Here’s the deal.

Welcome to segment four, out of eight (nine, if you include the intro), in the short series about the creative brief, a tool that can be used to bridge a perceived gap that gets in the way of cooperative, holistic enterprise, both in business and in life. Bonus for today’s post? Recipe links at the end. If you’re just here for the food (glorious food), then hop down to that part.

Refresher: I’m writing this series to work through an update to a two-part creative strategy workshop I used to teach for event managers. The way I have used, and continue to use, this particular framework has evolved over time. If you’re following along with the series, you’ll get to see that evolution and perhaps pick up a helpful tip or two.

I’m writing all of this during a war in Ukraine, dire news about climate change, a never-ending pandemic, and crumbling democracy in the U.S. I accept reality and am pushing on anyway.

So far, we’ve covered an introduction to the creative brief, along with an expanded review of the first three items: Objective, Target Audience, and Action Desired. Today’s work is Key Message/Claim. We’ll see how my weekly dinner example holds up to this test and how this step might prompt a review or edit to the first three.

Let’s do it.

The Key Message is the main point of the campaign, promotion, or project. It is not a slogan or catchphrase but rather a straightforward statement of the essential sales pitch. The key message, or claim, might not be an elegant sentence. A solid key message might even be long and wordy.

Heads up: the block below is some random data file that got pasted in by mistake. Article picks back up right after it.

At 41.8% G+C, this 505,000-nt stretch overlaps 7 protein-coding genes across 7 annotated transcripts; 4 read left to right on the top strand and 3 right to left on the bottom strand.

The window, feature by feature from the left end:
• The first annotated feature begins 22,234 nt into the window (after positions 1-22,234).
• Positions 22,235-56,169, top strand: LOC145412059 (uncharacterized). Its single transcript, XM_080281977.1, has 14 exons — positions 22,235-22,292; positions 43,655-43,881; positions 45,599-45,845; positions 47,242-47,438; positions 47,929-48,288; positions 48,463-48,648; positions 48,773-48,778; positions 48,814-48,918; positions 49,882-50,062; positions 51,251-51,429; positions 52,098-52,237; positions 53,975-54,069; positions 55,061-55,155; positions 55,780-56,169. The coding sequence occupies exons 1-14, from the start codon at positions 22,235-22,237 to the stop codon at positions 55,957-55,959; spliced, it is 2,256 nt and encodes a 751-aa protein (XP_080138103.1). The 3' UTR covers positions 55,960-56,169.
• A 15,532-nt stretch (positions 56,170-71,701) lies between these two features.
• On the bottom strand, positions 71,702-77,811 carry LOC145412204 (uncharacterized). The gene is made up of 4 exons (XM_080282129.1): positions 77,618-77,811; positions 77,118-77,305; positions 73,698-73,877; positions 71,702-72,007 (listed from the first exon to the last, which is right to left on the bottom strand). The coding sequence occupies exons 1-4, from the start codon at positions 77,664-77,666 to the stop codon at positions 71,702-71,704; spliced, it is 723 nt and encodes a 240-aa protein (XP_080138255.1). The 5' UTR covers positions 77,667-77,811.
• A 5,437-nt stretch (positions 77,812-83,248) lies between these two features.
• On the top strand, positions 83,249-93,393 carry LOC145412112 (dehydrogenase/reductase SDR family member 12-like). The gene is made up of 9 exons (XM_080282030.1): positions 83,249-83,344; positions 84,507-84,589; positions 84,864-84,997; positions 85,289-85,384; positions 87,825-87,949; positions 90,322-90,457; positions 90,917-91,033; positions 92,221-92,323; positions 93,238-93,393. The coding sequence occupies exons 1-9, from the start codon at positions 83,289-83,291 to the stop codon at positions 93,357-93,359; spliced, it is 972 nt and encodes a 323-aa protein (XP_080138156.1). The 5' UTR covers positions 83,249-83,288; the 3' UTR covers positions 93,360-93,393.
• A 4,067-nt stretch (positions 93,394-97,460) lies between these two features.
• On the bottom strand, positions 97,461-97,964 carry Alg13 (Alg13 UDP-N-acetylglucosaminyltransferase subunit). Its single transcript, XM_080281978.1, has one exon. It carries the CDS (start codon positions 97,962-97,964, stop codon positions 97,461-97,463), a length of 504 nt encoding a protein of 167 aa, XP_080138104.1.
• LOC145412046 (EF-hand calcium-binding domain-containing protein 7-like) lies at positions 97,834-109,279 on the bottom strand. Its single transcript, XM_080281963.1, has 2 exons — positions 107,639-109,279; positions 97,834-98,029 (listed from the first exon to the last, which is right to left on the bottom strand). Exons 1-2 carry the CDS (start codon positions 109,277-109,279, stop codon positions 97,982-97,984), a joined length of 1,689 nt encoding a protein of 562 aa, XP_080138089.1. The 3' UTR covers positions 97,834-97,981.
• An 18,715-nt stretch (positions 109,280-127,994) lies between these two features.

Think of it as what you might say, exactly, to get someone (your target audience) to do something specific (action desired) that helps you achieve what you want to achieve (objective).

Keep in mind that the creative brief is an internal, working document. It’s not for publication, and this key message/claim is not a public-facing statement. The less flowery, the better. Avoid hyperbole and preening when writing a key message. Think instead about a statement that can be supported with facts and evidence, which will be the next step in the creative brief process.

Using my weekly dinner example:

NO: My Sunday dinner will be the best meal you ever eat, so you should never miss it.

YES: The time you spend at the table eating dinner as a family, one night a week, will help everyone in the house know what you need and want in the week ahead, and the dinner will include food you like, prepared and served the way you like it.

Here’s another, very different, example from my work-work:

NO: Our four-hour co-parenting seminar is the best on the market.

YES: Our four-hour co-parenting seminar, led by experienced family therapists, will help you ensure your children’s well-being while also giving you proven approaches to manage your own well-being during the challenge of divorce.

Starting to get the idea? Great.

Note that getting to this stage, key message, might prompt you to change your objective or action desired segments. You’ll see, because I highlighted the differences in bold text, where I made adjustments to mine.

So, here’s where we are, then, on my (silly, I know) weekly dinner example: